With friends like these: can multilateral development banks promote institutional development to strengthen the rule of law?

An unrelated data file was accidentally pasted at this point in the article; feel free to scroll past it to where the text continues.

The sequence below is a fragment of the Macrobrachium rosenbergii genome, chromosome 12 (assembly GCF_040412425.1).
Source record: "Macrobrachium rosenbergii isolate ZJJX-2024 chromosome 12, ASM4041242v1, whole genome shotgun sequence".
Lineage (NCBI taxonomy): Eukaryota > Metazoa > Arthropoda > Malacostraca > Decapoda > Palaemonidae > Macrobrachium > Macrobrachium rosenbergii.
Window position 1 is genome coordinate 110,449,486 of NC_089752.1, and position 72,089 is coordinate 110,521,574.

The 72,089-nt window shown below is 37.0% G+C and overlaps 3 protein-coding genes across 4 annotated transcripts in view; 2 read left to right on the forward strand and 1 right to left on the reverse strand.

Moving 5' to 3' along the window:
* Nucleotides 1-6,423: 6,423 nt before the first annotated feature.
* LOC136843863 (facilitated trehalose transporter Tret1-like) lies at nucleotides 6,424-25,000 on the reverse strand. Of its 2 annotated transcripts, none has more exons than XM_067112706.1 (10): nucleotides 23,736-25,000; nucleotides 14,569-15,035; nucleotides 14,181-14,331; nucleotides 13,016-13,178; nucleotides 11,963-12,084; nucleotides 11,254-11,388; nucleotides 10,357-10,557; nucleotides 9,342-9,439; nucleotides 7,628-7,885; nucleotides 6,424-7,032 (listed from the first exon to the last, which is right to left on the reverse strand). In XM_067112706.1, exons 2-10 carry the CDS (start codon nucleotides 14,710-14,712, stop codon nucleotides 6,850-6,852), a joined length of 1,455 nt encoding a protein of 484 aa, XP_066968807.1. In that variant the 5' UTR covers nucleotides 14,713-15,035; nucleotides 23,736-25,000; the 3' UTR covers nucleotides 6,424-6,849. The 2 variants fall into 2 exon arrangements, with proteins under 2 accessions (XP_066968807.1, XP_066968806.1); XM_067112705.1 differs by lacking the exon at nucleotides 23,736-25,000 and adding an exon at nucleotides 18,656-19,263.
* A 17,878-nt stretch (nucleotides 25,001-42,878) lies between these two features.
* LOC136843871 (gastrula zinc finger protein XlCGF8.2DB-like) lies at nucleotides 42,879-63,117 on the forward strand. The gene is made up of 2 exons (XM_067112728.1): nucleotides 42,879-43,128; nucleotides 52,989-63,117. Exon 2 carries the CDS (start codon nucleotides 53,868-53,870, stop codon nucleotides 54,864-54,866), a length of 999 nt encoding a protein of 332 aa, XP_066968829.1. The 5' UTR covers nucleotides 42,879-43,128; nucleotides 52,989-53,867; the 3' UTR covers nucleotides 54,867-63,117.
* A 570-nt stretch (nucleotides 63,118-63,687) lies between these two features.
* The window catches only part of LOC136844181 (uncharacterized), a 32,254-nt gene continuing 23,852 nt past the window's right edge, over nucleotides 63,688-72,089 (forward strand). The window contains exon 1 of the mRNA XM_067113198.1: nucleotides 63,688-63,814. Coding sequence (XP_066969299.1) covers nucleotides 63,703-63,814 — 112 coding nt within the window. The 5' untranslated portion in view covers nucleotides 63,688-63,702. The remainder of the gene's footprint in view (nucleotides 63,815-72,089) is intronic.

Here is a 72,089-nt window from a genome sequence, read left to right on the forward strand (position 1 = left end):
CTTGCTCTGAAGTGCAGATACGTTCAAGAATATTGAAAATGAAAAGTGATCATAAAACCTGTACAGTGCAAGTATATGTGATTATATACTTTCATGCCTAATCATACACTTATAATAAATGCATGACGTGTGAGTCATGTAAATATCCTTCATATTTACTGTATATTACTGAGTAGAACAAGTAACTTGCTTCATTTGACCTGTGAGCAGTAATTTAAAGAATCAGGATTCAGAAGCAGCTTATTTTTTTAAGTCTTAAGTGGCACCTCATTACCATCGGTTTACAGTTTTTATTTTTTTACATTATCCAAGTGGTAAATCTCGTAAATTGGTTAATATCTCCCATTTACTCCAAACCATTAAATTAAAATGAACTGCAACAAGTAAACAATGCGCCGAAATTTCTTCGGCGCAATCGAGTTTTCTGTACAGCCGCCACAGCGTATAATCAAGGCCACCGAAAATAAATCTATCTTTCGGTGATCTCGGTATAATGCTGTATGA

Although multilateral development banks (MDBs) entered late into judicial reform activities, they are frequently credited with initiating the movement and driving it toward a pro-business outlook. This chapter contests these arguments and goes on to question how eﬀective the MDBs can be in leveraging the changes needed to improve the rule of law, however deﬁned. The MDBs’ business model (loans to governments, designed and managed at long distance) severely constrains their ability to produce institutional change, forces them into an emphasis on infrastructure, equipment and the occasional new law, and makes it nearly impossible for them to monitor results and introduce mid-course corrections. However, the apparent innocuousness of their contributions may also be overstated. Financing buildings, equipment and training for a politicized, incompetent and possibly corrupt court or other sector institution may eliminate the incentives for more fundamental improvements to their operations.